|Names||Huoxing-1 (火星-1) (2018–2020)|
|Mission type||Planetary science with an orbiter, lander and rover|
|Operator||China National Space Administration (CNSA)|
|Mission duration||291 days, 16 hours, 39 minutes (since launch)|
Orbiter: 2 Earth years (planned)
89 days, 9 hours, 28 minutes (since orbit insertion)
Rover: 90 sols (planned)
|Spacecraft type||Orbiter, lander, rover, TW-1 Deployable Camera (TDC)|
|Manufacturer||China National Space Administration|
|Launch mass||Total: 5,000 kg (11,000 lb)|
Orbiter: 3,175 kg (7,000 lb)
Rover：240 kg (530 lb)
|Dimensions||Rover: 2.6 × 3 × 1.85 metres|
|Start of mission|
|Launch date||23 July 2020, 04:41:15 UTC|
|Rocket||Long March 5|
|Launch site||Wenchang, LC-101|
|Contractor||China Aerospace Science and Technology Corporation (CASC)|
|Orbital insertion||10 February 2021|
|Landing date||17 May 2021 (planned)|
|Landing site||Utopia Planitia|
|Landing date||17 May 2021 (planned)|
|Landing site||Utopia Planitia|
China Mars Exploration mission logo
(Chinese: 中国行星探测) Mars logo
Tianwen-1 (TW-1; simplified Chinese: 天问; traditional Chinese: 天問; lit. 'heavenly questions') is an interplanetary mission by the China National Space Administration (CNSA) to send a robotic spacecraft to Mars, consisting of an orbiter, deployable camera, lander and the Zhurong rover. The spacecraft, with a total mass of nearly five tons, is one of the heaviest probes launched to Mars and carries 13 scientific instruments.
The mission was successfully launched from the Wenchang Spacecraft Launch Site on 23 July 2020 on a Long March 5 heavy-lift launch vehicle. After 7 months of transit, it entered orbit around Mars on 10 February 2021. For the next 3 months the space probe studied the target landing sites from a reconnaissance orbit; then in mid-May or June 2021 the planned landing phase should begin with the release of the capsule containing the lander/rover. The capsule is projected to make an atmospheric entry followed by a descent phase under parachute, after which the lander will use retro-propulsion to soft-land on Mars. If all goes according to plan, the lander will then deploy the rover, which is designed to explore the surface for 90 sols; the rover has a height of 1.85 meter and a mass of about 240 kg. On April 24, 2021, in anticipation of the upcoming landing attempt, CNSA announced the rover is to be named Zhurong (the name Zhurong references a mytho-historical figure in Chinese folklore usually associated with fire). After the planned rover deployment, the orbiter would serve as a telecommunications relay for the rover during its primary mission while continuing to conduct its own orbital observations of Mars.
If the rover landing and deployment are successful, China would become only the second country to accomplish this feat, after the United States. It would also become the third country to achieve a successful soft landing on Mars, after the Soviet Union and the United States.
The scientific objectives of the mission relate to the geology of Mars, the current and past presence of water, the internal structure of the planet, identification of minerals and rock types on the surface, as well as characterization of the space environment and atmosphere of Mars.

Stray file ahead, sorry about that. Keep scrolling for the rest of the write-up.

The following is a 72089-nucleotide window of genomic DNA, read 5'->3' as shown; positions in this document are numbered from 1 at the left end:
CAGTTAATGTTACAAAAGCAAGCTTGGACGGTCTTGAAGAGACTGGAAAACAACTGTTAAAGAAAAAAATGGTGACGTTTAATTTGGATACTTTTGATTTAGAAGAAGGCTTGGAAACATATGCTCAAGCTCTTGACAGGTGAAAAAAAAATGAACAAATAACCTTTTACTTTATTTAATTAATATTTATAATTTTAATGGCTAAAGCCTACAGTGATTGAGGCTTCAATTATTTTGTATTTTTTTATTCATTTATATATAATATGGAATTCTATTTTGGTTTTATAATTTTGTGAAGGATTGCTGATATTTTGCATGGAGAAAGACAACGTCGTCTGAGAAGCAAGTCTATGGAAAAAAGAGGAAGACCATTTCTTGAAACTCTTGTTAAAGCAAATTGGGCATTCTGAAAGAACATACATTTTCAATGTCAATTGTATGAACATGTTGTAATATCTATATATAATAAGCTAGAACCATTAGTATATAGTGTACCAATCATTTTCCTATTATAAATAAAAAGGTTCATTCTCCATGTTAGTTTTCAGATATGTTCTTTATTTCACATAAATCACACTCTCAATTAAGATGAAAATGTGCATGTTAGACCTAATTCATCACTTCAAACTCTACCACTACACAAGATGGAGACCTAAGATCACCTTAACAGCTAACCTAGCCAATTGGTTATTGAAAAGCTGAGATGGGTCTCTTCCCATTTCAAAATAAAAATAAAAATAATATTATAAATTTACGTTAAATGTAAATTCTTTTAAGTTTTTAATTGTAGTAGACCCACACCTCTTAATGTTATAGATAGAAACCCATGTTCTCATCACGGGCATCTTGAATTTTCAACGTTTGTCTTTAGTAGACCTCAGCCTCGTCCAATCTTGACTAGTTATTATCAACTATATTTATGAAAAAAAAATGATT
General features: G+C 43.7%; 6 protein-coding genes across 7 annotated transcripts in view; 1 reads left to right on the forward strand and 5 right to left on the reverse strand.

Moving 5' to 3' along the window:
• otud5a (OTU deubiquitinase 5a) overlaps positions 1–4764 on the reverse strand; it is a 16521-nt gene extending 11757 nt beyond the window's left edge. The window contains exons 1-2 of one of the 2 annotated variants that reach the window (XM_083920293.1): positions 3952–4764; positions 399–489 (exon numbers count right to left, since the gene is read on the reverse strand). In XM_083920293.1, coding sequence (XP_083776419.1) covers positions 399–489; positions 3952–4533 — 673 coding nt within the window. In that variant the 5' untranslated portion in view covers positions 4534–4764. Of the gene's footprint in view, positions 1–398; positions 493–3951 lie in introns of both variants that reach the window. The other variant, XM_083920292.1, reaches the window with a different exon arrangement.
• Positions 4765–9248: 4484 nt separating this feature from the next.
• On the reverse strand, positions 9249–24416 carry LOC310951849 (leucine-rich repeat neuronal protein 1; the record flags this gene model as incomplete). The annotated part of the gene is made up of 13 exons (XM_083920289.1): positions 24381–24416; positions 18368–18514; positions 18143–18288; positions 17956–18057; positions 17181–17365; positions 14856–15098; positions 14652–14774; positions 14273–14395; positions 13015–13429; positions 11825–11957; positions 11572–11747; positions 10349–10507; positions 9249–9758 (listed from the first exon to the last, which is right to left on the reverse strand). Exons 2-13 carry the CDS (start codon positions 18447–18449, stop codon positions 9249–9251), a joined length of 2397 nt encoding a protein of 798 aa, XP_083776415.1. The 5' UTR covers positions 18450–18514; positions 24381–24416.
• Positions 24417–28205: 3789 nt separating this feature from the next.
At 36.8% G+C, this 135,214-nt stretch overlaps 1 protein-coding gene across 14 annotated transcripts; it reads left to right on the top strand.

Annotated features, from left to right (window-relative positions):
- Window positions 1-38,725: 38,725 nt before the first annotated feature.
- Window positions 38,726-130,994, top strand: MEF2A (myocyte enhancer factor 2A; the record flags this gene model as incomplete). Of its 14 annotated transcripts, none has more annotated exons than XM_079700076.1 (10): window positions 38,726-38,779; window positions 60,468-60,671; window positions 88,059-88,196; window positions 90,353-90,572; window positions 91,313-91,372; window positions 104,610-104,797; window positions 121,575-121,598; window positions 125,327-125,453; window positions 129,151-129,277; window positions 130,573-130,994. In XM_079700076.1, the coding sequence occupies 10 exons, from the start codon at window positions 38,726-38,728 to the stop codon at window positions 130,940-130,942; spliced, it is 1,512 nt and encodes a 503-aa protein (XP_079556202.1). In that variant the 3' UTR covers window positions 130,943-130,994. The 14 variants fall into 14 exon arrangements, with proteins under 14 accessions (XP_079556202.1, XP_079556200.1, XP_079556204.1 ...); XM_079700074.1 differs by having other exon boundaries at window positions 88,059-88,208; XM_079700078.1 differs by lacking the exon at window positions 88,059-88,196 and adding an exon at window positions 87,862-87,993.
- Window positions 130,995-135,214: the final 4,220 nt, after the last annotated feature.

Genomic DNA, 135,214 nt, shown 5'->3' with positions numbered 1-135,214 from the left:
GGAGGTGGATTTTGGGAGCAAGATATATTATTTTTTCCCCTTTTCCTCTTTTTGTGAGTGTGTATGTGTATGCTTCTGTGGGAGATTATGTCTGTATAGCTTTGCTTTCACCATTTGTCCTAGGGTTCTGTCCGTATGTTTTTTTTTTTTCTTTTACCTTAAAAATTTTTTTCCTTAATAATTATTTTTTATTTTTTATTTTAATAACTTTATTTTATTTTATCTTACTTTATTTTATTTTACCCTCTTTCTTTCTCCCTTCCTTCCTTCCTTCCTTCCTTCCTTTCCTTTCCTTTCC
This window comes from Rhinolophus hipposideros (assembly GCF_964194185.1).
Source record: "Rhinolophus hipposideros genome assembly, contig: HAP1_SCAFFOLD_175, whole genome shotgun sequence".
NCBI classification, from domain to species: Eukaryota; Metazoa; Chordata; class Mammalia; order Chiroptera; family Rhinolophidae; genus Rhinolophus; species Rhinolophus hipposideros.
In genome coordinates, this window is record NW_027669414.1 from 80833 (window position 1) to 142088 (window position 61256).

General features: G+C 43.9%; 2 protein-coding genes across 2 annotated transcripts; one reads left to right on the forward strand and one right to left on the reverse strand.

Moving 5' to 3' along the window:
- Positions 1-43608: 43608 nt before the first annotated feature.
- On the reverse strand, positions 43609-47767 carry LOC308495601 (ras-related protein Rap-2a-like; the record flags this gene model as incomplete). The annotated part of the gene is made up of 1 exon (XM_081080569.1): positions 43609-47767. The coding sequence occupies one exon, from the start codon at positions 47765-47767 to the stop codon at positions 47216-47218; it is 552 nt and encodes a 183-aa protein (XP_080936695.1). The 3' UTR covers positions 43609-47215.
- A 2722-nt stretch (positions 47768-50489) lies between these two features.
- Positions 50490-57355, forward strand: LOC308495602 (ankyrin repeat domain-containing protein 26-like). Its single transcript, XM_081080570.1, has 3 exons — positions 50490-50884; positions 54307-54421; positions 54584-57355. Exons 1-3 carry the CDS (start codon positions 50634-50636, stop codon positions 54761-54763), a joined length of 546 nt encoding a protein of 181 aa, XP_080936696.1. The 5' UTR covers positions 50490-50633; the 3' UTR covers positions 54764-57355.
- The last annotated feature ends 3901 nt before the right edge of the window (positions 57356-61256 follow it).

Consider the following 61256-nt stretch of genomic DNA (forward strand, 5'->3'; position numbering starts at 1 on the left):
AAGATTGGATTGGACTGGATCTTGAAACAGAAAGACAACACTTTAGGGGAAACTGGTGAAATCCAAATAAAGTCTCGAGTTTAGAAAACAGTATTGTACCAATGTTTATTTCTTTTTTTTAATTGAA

The Tianwen-1 mission was the second of three space missions sent toward Mars during the July 2020 Mars launch window, with missions also launched by the national space agencies of United Arab Emirates (Hope orbiter) and the United States (Mars 2020 with the Perseverance rover and Ingenuity helicopter drone).
On April 24, 2020, China's planetary exploration mission was officially named "Tianwen Series", the first Mars exploration mission was named "Tianwen-1", and subsequent planetary missions were numbered sequentially.
An online vote on public preferences for the rover's name was held between January 20, 2021 and February 28, 2021. The name Zhurong was ranked 1st with 504,466 votes. On April 24, 2021, CNSA formally announced that the rover is to be named Zhurong, which references a mytho-historical figure in Chinese folklore usually associated with fire and light. Some Chinese commentators suggest that the naming of the Tianwen-1 Mars rover for Zhurong is meant to ignite the fire of interstellar exploration in China and to symbolize the Chinese people's determination to explore the stars and to uncover unknowns in the universe.
China's Mars program started in partnership with Russia. In November 2011, the Russian spacecraft Fobos-Grunt, destined for Mars and Phobos, was launched from Baikonur Cosmodrome. The Russian spacecraft carried with it an attached secondary spacecraft, the Yinghuo-1, which was intended to become China's first Mars orbiter (Fobos-Grunt also carried experiments from The Planetary Society and Bulgaria). However, Fobos-Grunt's main propulsion unit failed to boost the Mars-bound stack from its initial Earth parking orbit and the combined multinational spacecraft and experiments eventually reentered in the atmosphere of Earth in January 2012. China subsequently began an independent Mars project, and the current mission which was formally approved by Chinese authorities in 2016, became a reality 5 years later.
The new Chinese Mars spacecraft, consisting of an orbiter and a lander with an attached rover, is developed by the China Aerospace Science and Technology Corporation (CASC) and managed by the National Space Science Centre (NSSC) in Beijing. If the landing is successful, the lander would then release a rover. This rover will be powered by solar panels and is expected to probe the Martian surface with radar and to perform chemical analyses on the soil; it would also look for biomolecules and biosignatures.